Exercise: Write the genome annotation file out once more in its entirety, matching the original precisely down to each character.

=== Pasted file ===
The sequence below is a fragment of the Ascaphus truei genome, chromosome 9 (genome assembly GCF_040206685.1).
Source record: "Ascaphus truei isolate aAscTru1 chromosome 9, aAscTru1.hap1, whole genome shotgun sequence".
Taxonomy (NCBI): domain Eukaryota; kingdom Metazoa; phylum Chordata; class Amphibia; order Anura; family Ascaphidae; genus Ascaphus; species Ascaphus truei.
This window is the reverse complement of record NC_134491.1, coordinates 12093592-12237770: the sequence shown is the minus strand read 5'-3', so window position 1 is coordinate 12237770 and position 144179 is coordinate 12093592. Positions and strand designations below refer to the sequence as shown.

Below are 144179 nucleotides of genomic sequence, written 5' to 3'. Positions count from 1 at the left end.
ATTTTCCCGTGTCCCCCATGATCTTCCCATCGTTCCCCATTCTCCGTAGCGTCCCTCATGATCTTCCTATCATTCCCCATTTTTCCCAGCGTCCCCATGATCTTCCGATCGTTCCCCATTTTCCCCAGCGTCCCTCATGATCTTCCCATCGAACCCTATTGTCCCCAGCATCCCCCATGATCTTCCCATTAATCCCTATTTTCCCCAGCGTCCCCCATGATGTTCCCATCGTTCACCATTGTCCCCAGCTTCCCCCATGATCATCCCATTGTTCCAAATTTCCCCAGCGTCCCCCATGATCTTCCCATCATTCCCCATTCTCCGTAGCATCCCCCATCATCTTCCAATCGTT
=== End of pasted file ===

The sequence below is a fragment of the Ascaphus truei genome, chromosome 9 (genome assembly GCF_040206685.1).
Source record: "Ascaphus truei isolate aAscTru1 chromosome 9, aAscTru1.hap1, whole genome shotgun sequence".
Taxonomy (NCBI): domain Eukaryota; kingdom Metazoa; phylum Chordata; class Amphibia; order Anura; family Ascaphidae; genus Ascaphus; species Ascaphus truei.
This window is the reverse complement of record NC_134491.1, coordinates 12093592-12237770: the sequence shown is the minus strand read 5'-3', so window position 1 is coordinate 12237770 and position 144179 is coordinate 12093592. Positions and strand designations below refer to the sequence as shown.

Below are 144179 nucleotides of genomic sequence, written 5' to 3'. Positions count from 1 at the left end.
ATTTTCCCGTGTCCCCCATGATCTTCCCATCGTTCCCCATTCTCCGTAGCGTCCCTCATGATCTTCCTATCATTCCCCATTTTTCCCAGCGTCCCCATGATCTTCCGATCGTTCCCCATTTTCCCCAGCGTCCCTCATGATCTTCCCATCGAACCCTATTGTCCCCAGCATCCCCCATGATCTTCCCATTAATCCCTATTTTCCCCAGCGTCCCCCATGATGTTCCCATCGTTCACCATTGTCCCCAGCTTCCCCCATGATCATCCCATTGTTCCAAATTTCCCCAGCGTCCCCCATGATCTTCCCATCATTCCCCATTCTCCGTAGCATCCCCCATCATCTTCCAATCGTT